By Mike Augustyniak

MINNEAPOLIS (WCCO) –Whether at the Science Museum of Minnesota, or in the classroom, there’s a good chance that you or your kids have had a butterfly as a teacher.

Monarch butterflies have been used for generations to teach elementary-aged children about life cycles and the wonders of nature.

The habits and health of monarchs also teach us a lot about how other insects are faring in our constantly changing world. And, in the past few years, they haven’t been faring too well.

After spending the warm months in the U.S., generally east of the Rockies, monarch butterflies migrate to northern Mexico for the winter.

Kelly Nail, a conservation biologist at the University of Minnesota, says that last winter “the size of the area occupied by monarchs was just over the size of a football field, which is down from about 1996-97 where it was almost 40 football fields worth.”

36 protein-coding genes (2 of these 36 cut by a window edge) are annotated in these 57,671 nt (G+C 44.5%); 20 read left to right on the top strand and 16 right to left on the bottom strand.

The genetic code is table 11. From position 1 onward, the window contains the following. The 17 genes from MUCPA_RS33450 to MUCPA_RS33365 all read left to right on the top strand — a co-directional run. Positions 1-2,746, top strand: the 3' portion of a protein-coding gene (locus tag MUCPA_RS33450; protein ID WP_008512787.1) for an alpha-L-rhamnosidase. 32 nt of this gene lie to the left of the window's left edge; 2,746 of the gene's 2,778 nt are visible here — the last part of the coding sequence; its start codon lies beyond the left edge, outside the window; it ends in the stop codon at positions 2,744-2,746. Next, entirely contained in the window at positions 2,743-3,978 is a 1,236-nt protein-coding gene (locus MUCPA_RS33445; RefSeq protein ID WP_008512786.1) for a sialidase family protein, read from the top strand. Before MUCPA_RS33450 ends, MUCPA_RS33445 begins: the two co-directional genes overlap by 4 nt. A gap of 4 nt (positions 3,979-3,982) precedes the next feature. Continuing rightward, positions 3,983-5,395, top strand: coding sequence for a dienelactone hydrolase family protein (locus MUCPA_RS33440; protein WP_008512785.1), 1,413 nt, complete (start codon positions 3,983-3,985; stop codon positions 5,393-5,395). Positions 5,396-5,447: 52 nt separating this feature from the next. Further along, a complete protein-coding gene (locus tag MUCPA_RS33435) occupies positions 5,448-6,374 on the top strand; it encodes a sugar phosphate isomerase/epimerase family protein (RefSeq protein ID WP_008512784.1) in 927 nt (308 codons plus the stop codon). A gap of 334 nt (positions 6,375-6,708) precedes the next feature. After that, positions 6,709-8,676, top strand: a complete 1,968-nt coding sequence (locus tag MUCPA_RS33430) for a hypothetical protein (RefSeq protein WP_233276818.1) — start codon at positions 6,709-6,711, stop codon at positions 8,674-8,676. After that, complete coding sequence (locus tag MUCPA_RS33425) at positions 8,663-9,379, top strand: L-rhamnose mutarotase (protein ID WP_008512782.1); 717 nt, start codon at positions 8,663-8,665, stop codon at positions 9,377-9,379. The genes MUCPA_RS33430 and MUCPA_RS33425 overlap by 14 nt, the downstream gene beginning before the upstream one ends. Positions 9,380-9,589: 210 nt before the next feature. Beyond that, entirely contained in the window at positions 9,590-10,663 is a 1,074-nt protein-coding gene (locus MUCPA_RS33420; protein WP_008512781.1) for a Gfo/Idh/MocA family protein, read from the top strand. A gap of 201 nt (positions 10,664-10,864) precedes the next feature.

Monarch numbers are down 97 percent since their peak in the mid-90s, and that signals a big problem.

Monarch butterflies are picky, dining and laying their eggs only on one plant, and that plant is being squeezed out of existence in the U.S.

“There have been a lot of different factors, ranging from land development to crops being sprayed more for milkweed. And that habitat then is no longer there for monarchs to use the milkweed,” Nail said.

One Twin Cities businessman is trying to do something about the disappearance of milkweed, and the butterfly.

In March, Ward Johnson formed, giving away 80,000 packets of free milkweed seeds since then.

“It’s the best way we can make this proliferate. Put them in all the schools, have the kids talking about it, bring it home to their parents,” Johnson said.

If you’d like to help, you can request free milkweed seeds through; or by donating to the University of Minnesota’s Monarch Lab at

Mike Augustyniak